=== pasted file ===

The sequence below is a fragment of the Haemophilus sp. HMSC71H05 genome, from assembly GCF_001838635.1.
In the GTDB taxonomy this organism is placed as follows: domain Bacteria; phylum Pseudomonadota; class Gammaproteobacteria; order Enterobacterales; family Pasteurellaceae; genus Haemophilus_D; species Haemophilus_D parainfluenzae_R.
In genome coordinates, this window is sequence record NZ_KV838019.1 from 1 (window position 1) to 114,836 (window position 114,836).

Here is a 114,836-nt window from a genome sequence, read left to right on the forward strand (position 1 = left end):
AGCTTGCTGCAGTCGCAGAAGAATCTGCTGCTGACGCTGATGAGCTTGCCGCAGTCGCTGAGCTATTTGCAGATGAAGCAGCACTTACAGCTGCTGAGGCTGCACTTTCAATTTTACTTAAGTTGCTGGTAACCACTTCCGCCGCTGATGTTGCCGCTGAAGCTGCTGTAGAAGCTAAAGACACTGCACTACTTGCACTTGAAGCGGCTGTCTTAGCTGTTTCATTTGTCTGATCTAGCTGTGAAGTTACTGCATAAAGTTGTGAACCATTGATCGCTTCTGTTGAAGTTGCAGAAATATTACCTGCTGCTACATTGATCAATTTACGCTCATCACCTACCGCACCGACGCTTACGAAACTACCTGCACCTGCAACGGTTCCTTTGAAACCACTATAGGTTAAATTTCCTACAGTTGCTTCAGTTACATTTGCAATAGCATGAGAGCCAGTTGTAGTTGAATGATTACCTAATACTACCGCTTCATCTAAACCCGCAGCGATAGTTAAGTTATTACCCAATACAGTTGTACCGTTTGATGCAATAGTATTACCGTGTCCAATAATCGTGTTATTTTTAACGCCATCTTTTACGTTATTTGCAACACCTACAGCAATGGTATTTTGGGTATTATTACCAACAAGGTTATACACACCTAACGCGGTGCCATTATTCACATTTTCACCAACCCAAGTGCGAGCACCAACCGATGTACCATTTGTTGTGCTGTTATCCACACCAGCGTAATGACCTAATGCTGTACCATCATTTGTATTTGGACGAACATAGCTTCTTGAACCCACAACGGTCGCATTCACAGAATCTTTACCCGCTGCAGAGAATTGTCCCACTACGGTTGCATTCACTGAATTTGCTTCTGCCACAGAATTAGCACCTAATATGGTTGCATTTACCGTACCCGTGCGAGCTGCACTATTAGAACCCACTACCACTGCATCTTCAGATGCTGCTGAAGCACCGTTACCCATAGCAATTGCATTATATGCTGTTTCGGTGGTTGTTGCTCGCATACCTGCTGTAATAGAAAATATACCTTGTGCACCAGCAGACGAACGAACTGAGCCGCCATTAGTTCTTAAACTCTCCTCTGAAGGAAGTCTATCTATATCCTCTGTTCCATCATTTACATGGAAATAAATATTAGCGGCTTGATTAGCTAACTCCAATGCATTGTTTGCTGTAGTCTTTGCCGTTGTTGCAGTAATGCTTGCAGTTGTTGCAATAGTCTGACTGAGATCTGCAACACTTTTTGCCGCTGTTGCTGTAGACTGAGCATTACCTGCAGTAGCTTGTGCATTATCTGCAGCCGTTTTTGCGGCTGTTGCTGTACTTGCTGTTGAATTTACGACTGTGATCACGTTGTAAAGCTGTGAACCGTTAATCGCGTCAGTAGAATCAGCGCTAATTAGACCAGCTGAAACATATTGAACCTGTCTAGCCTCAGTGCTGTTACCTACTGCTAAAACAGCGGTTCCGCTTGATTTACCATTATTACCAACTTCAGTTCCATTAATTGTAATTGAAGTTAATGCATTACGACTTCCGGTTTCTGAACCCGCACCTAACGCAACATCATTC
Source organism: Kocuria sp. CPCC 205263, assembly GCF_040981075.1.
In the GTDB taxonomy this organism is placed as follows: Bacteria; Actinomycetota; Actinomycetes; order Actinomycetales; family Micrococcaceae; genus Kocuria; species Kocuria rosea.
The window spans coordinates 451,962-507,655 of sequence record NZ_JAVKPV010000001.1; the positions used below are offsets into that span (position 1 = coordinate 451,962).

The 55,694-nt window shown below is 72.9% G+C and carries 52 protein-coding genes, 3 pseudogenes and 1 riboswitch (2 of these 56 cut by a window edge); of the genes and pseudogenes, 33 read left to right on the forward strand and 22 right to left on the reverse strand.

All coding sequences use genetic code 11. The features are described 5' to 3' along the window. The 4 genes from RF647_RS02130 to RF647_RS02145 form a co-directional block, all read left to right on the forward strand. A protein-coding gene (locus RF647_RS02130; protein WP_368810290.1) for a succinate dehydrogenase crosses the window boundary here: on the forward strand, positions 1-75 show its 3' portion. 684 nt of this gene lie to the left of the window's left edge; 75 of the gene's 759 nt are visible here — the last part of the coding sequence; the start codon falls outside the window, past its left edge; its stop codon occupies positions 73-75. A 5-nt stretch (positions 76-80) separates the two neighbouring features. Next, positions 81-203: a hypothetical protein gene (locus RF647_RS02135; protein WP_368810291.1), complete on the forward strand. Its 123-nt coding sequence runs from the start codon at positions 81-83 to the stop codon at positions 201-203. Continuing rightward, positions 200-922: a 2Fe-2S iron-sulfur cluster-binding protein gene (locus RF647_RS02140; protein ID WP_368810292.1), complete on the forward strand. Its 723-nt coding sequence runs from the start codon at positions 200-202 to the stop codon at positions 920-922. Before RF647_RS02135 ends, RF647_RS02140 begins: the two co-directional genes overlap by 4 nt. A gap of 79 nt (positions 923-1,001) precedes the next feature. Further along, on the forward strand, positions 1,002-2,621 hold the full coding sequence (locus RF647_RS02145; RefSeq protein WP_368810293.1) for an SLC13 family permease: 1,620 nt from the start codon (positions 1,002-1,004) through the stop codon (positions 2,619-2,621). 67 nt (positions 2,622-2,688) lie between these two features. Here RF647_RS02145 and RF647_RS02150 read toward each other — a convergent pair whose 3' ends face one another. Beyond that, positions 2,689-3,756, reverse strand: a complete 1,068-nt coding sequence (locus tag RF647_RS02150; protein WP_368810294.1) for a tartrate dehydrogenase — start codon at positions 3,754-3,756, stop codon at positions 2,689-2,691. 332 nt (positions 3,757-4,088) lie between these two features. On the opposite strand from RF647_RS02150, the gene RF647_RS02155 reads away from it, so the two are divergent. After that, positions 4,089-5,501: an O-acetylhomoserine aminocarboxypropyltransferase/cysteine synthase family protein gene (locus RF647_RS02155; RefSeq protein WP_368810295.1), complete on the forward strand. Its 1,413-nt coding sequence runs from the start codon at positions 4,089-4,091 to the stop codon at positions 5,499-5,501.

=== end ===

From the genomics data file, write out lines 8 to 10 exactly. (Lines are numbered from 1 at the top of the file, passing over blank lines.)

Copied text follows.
The window spans coordinates 451,962-507,655 of sequence record NZ_JAVKPV010000001.1; the positions used below are offsets into that span (position 1 = coordinate 451,962).

The 55,694-nt window shown below is 72.9% G+C and carries 52 protein-coding genes, 3 pseudogenes and 1 riboswitch (2 of these 56 cut by a window edge); of the genes and pseudogenes, 33 read left to right on the forward strand and 22 right to left on the reverse strand.

All coding sequences use genetic code 11. The features are described 5' to 3' along the window. The 4 genes from RF647_RS02130 to RF647_RS02145 form a co-directional block, all read left to right on the forward strand. A protein-coding gene (locus RF647_RS02130; protein WP_368810290.1) for a succinate dehydrogenase crosses the window boundary here: on the forward strand, positions 1-75 show its 3' portion. 684 nt of this gene lie to the left of the window's left edge; 75 of the gene's 759 nt are visible here — the last part of the coding sequence; the start codon falls outside the window, past its left edge; its stop codon occupies positions 73-75. A 5-nt stretch (positions 76-80) separates the two neighbouring features. Next, positions 81-203: a hypothetical protein gene (locus RF647_RS02135; protein WP_368810291.1), complete on the forward strand. Its 123-nt coding sequence runs from the start codon at positions 81-83 to the stop codon at positions 201-203. Continuing rightward, positions 200-922: a 2Fe-2S iron-sulfur cluster-binding protein gene (locus RF647_RS02140; protein ID WP_368810292.1), complete on the forward strand. Its 723-nt coding sequence runs from the start codon at positions 200-202 to the stop codon at positions 920-922. Before RF647_RS02135 ends, RF647_RS02140 begins: the two co-directional genes overlap by 4 nt. A gap of 79 nt (positions 923-1,001) precedes the next feature. Further along, on the forward strand, positions 1,002-2,621 hold the full coding sequence (locus RF647_RS02145; RefSeq protein WP_368810293.1) for an SLC13 family permease: 1,620 nt from the start codon (positions 1,002-1,004) through the stop codon (positions 2,619-2,621). 67 nt (positions 2,622-2,688) lie between these two features. Here RF647_RS02145 and RF647_RS02150 read toward each other — a convergent pair whose 3' ends face one another. Beyond that, positions 2,689-3,756, reverse strand: a complete 1,068-nt coding sequence (locus tag RF647_RS02150; protein WP_368810294.1) for a tartrate dehydrogenase — start codon at positions 3,754-3,756, stop codon at positions 2,689-2,691. 332 nt (positions 3,757-4,088) lie between these two features. On the opposite strand from RF647_RS02150, the gene RF647_RS02155 reads away from it, so the two are divergent. After that, positions 4,089-5,501: an O-acetylhomoserine aminocarboxypropyltransferase/cysteine synthase family protein gene (locus RF647_RS02155; RefSeq protein WP_368810295.1), complete on the forward strand. Its 1,413-nt coding sequence runs from the start codon at positions 4,089-4,091 to the stop codon at positions 5,499-5,501.